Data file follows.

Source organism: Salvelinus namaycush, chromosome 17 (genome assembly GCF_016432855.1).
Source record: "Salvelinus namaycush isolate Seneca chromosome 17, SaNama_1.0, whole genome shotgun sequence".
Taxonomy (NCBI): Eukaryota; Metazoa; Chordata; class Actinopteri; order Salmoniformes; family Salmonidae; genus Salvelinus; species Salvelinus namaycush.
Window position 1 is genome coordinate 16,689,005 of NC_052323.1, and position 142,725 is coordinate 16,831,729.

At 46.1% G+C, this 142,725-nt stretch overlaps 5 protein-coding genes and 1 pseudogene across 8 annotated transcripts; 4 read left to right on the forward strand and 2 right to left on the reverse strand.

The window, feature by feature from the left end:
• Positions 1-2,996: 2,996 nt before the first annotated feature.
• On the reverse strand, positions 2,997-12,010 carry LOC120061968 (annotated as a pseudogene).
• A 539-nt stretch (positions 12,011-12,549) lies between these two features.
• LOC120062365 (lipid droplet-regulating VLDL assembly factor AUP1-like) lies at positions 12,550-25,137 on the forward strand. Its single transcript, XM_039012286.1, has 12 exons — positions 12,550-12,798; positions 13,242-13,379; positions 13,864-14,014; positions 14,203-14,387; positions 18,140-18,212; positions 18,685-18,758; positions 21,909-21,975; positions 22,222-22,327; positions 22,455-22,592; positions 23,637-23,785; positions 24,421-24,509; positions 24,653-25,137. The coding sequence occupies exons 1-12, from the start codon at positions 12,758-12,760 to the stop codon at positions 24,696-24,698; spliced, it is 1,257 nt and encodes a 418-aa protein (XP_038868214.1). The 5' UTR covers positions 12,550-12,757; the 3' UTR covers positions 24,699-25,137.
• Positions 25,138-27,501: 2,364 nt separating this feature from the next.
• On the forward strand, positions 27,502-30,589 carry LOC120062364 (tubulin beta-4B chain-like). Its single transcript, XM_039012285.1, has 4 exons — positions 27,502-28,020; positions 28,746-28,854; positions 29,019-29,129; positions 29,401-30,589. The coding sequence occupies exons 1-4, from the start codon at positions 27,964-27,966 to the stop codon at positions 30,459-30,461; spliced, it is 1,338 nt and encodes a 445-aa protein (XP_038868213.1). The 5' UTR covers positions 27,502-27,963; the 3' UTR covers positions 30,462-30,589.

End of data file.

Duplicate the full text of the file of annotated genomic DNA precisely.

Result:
Source organism: Salvelinus namaycush, chromosome 17 (genome assembly GCF_016432855.1).
Source record: "Salvelinus namaycush isolate Seneca chromosome 17, SaNama_1.0, whole genome shotgun sequence".
Taxonomy (NCBI): Eukaryota; Metazoa; Chordata; class Actinopteri; order Salmoniformes; family Salmonidae; genus Salvelinus; species Salvelinus namaycush.
Window position 1 is genome coordinate 16,689,005 of NC_052323.1, and position 142,725 is coordinate 16,831,729.

At 46.1% G+C, this 142,725-nt stretch overlaps 5 protein-coding genes and 1 pseudogene across 8 annotated transcripts; 4 read left to right on the forward strand and 2 right to left on the reverse strand.

The window, feature by feature from the left end:
• Positions 1-2,996: 2,996 nt before the first annotated feature.
• On the reverse strand, positions 2,997-12,010 carry LOC120061968 (annotated as a pseudogene).
• A 539-nt stretch (positions 12,011-12,549) lies between these two features.
• LOC120062365 (lipid droplet-regulating VLDL assembly factor AUP1-like) lies at positions 12,550-25,137 on the forward strand. Its single transcript, XM_039012286.1, has 12 exons — positions 12,550-12,798; positions 13,242-13,379; positions 13,864-14,014; positions 14,203-14,387; positions 18,140-18,212; positions 18,685-18,758; positions 21,909-21,975; positions 22,222-22,327; positions 22,455-22,592; positions 23,637-23,785; positions 24,421-24,509; positions 24,653-25,137. The coding sequence occupies exons 1-12, from the start codon at positions 12,758-12,760 to the stop codon at positions 24,696-24,698; spliced, it is 1,257 nt and encodes a 418-aa protein (XP_038868214.1). The 5' UTR covers positions 12,550-12,757; the 3' UTR covers positions 24,699-25,137.
• Positions 25,138-27,501: 2,364 nt separating this feature from the next.
• On the forward strand, positions 27,502-30,589 carry LOC120062364 (tubulin beta-4B chain-like). Its single transcript, XM_039012285.1, has 4 exons — positions 27,502-28,020; positions 28,746-28,854; positions 29,019-29,129; positions 29,401-30,589. The coding sequence occupies exons 1-4, from the start codon at positions 27,964-27,966 to the stop codon at positions 30,459-30,461; spliced, it is 1,338 nt and encodes a 445-aa protein (XP_038868213.1). The 5' UTR covers positions 27,502-27,963; the 3' UTR covers positions 30,462-30,589.